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'Road revival will be psychological'

Revival of Leh-Kailsah Mansarover route would prove a big opening for J&K people, writes Arun Joshi.

india Updated: Nov 20, 2006 14:21 IST
Arun Joshi

If Chinese President Hu Jintao agrees with Indian stand to revive Leh-Kailsah Mansarover route, the people of land–locked Ladakh in Jammu and Kashmir would get a big "psychological opening”.

"President Jintao should seize this opportunity," said M Ashraf, a historian of modern time Jammu and Kashmir.  "India is already willing to do that."

Ashraf who has travelled through the length and breadth of the entire region  and has documented the history in a scientific manner, told Hindustan Times in an exclusive interview on Monday, why the re-opening of this ancient route is important for psychological, economic and global warming reasons for both India and China.

First, he said that because of the closure of their connection - through Leh Srinagar and Leh-Manali land routes - to rest of the world for more than six months a year, the people are living in a "closed atmosphere." More than 20 feet snowfall in Zojilla pass on Srinagar road and Rohtang pass on Manali side during winter keeps Ladakh closed for six months a year.

"There is a psychological siege. It needs to be  lifted," he said.

And the only route which can stay open 365-days a year - Leh Kailsah Mansarover is not through for travel because it is not having political clearance.

Nowadays, Hindu pilgrims visit Kailash Mansarover lake via Uttranchal, a three-week hazardous trek through rocky boulders. From Leh side it is two-way journey and in a week’s time one is back after the pilgrimage on a four-wheeler.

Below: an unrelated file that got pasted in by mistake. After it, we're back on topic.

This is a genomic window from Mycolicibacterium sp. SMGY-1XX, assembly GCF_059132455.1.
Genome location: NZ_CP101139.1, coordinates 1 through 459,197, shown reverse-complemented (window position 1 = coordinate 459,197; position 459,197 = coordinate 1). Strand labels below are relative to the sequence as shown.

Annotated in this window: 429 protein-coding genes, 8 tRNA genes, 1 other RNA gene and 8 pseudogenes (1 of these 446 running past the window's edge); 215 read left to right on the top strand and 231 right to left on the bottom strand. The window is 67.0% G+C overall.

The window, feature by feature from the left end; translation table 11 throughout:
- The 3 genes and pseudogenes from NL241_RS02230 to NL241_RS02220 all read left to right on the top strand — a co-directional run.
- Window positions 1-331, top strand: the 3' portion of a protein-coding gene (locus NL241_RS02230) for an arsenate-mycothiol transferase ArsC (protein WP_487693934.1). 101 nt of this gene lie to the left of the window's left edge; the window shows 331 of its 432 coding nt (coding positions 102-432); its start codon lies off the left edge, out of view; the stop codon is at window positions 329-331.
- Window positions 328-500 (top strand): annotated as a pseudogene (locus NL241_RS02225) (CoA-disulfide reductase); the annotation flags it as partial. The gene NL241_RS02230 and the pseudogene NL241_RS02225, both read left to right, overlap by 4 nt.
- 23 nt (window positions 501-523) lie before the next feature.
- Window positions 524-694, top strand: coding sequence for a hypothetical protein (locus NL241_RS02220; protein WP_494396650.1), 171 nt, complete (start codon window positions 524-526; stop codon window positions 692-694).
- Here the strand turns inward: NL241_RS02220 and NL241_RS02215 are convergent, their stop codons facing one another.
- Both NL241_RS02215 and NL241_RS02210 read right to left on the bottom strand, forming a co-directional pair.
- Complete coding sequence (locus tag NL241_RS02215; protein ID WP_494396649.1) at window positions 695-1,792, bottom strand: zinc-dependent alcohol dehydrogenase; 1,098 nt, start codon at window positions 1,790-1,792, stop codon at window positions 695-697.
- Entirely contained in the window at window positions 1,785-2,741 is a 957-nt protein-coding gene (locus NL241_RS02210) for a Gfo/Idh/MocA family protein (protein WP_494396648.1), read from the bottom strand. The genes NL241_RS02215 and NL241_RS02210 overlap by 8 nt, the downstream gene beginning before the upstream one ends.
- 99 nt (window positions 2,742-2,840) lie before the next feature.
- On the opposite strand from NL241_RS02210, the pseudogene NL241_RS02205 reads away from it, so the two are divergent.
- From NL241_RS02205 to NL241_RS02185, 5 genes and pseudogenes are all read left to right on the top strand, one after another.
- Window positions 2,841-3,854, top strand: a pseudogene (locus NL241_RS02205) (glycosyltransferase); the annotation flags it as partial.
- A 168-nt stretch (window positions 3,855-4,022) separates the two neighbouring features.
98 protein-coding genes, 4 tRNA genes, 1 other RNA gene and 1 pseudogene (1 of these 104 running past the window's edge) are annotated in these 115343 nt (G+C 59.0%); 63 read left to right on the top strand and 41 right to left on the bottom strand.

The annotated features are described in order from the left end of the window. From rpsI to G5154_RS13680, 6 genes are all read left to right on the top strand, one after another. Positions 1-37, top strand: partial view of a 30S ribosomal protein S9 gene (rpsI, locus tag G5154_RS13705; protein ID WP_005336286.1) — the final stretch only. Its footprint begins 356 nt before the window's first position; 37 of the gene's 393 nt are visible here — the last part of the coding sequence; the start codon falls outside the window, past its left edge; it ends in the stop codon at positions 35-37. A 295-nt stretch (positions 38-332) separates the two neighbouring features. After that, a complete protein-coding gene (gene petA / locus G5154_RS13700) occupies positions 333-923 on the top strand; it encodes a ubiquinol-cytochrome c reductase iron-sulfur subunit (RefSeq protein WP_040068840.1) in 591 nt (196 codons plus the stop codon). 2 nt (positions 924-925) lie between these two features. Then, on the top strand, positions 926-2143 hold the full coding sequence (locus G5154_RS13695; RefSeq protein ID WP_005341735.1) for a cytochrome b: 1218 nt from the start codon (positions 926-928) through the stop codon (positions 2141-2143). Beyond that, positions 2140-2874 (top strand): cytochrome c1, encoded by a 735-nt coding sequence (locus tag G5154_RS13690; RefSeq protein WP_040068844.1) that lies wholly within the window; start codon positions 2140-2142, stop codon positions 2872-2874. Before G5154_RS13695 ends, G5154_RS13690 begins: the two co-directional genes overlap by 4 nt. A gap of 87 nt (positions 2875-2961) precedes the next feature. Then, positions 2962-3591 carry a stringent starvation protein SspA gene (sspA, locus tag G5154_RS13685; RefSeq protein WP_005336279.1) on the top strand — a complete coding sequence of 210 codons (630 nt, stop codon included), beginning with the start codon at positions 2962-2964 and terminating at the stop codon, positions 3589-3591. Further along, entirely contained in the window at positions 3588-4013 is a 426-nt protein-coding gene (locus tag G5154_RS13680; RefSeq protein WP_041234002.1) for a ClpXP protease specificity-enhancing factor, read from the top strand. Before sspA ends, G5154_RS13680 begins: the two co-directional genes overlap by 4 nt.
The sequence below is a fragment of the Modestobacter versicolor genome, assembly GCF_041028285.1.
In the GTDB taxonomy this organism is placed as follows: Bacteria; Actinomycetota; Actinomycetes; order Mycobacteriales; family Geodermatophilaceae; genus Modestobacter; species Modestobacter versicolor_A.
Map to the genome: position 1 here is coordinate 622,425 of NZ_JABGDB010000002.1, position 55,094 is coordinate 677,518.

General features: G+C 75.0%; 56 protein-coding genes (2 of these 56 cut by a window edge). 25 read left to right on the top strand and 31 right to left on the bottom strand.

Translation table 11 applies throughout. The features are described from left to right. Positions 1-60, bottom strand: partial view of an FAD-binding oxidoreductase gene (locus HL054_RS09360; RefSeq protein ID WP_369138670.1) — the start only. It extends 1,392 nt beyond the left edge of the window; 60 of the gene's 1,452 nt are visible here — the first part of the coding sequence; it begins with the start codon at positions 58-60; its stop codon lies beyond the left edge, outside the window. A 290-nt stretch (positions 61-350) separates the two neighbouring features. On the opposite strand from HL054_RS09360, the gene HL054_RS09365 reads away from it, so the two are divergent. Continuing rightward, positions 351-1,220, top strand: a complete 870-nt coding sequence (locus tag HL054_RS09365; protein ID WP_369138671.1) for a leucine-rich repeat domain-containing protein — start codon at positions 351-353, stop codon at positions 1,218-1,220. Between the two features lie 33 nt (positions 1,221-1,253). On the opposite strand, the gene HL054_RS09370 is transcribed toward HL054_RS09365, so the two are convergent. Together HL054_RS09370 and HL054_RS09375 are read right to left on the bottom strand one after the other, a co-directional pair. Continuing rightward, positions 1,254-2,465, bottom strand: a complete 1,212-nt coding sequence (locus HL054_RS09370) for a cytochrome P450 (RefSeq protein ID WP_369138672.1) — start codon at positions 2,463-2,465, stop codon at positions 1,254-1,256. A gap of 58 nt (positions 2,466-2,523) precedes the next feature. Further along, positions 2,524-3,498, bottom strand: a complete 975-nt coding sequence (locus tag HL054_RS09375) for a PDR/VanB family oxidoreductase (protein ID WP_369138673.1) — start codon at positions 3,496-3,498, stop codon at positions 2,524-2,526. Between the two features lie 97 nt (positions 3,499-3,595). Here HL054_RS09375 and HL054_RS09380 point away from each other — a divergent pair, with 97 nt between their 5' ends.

While Delhi wants it to re-open, Beijing has reservations.

"Jinato must put aside these reservations and open a new chapter fitting with his image of economic liberalization and a reformer," Ashraf said. "The treaty of Leh of 1842 can offer him a way out," Ashraf said.

The treaty signed between the representatives of Emperor of China and first Dogra ruler Maharaja Gulab Singh says: "We will respect the boundary of Laddakh and the countries bordering on it as fixed since olden times. We will carry on the trade in Shawl, Pasham and Tea as before by way of Laddakh."

Based on his study of the region, people of Ladakh, he said once these route opens, he is certain that at least 60 to 70 per cent of psychological siege would be  lifted.

Reminding Beijing of the usefulness of the Kailash-Mansarover route in terms of  attracting Hindu pilgrims round–the-year as also  visits of tourists from the two countries, Ashraf noted that this makes a strong economic sense. While China is reaching out to Africa, and other distant lands to boost its economy, it has opportunities lying next door.

"China and India can pool their resources  in studying the climate change. It is a major threat to the world. Since both India and China are the two Asian giants in race to top of the world, they also need to cooperate in climate change. In this field, they should not be competitors but collaborators by cooperating with each other."

Conducting a joint scientific study on receding of glaciers as far as the source of river Indus is concerned, he said, can make a beginning. Its source is Kailash Mansarover.

Ashraf said that President Jintao has an opportunity before him. "We hope he seizes it."